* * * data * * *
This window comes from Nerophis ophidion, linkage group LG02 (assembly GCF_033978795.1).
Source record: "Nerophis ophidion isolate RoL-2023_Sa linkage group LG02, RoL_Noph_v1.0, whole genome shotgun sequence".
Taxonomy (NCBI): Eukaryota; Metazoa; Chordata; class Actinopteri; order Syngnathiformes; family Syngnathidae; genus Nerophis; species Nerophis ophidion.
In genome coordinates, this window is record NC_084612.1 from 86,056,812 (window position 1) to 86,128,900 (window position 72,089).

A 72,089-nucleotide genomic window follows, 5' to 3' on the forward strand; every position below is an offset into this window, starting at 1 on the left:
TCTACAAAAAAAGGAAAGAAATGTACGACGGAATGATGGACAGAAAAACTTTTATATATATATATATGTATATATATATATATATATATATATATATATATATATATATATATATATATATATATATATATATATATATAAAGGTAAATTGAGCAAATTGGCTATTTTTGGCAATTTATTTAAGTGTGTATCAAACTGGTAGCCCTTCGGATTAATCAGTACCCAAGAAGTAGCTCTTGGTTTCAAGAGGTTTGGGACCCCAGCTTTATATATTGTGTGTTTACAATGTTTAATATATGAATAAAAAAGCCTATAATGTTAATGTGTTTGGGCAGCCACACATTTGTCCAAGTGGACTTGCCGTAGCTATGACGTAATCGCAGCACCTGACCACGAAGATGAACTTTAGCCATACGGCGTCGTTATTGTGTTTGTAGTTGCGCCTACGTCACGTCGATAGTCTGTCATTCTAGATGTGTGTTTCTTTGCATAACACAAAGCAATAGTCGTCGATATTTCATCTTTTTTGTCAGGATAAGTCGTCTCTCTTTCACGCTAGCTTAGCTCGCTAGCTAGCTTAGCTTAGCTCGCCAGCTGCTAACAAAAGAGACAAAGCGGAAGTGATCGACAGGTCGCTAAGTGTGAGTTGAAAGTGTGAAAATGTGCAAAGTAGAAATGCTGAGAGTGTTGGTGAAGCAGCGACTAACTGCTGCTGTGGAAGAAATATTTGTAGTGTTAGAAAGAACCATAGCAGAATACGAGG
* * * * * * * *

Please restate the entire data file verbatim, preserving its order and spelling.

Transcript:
This window comes from Nerophis ophidion, linkage group LG02 (assembly GCF_033978795.1).
Source record: "Nerophis ophidion isolate RoL-2023_Sa linkage group LG02, RoL_Noph_v1.0, whole genome shotgun sequence".
Taxonomy (NCBI): Eukaryota; Metazoa; Chordata; class Actinopteri; order Syngnathiformes; family Syngnathidae; genus Nerophis; species Nerophis ophidion.
In genome coordinates, this window is record NC_084612.1 from 86,056,812 (window position 1) to 86,128,900 (window position 72,089).

A 72,089-nucleotide genomic window follows, 5' to 3' on the forward strand; every position below is an offset into this window, starting at 1 on the left:
TCTACAAAAAAAGGAAAGAAATGTACGACGGAATGATGGACAGAAAAACTTTTATATATATATATATGTATATATATATATATATATATATATATATATATATATATATATATATATATATATATATATATATATATATAAAGGTAAATTGAGCAAATTGGCTATTTTTGGCAATTTATTTAAGTGTGTATCAAACTGGTAGCCCTTCGGATTAATCAGTACCCAAGAAGTAGCTCTTGGTTTCAAGAGGTTTGGGACCCCAGCTTTATATATTGTGTGTTTACAATGTTTAATATATGAATAAAAAAGCCTATAATGTTAATGTGTTTGGGCAGCCACACATTTGTCCAAGTGGACTTGCCGTAGCTATGACGTAATCGCAGCACCTGACCACGAAGATGAACTTTAGCCATACGGCGTCGTTATTGTGTTTGTAGTTGCGCCTACGTCACGTCGATAGTCTGTCATTCTAGATGTGTGTTTCTTTGCATAACACAAAGCAATAGTCGTCGATATTTCATCTTTTTTGTCAGGATAAGTCGTCTCTCTTTCACGCTAGCTTAGCTCGCTAGCTAGCTTAGCTTAGCTCGCCAGCTGCTAACAAAAGAGACAAAGCGGAAGTGATCGACAGGTCGCTAAGTGTGAGTTGAAAGTGTGAAAATGTGCAAAGTAGAAATGCTGAGAGTGTTGGTGAAGCAGCGACTAACTGCTGCTGTGGAAGAAATATTTGTAGTGTTAGAAAGAACCATAGCAGAATACGAGG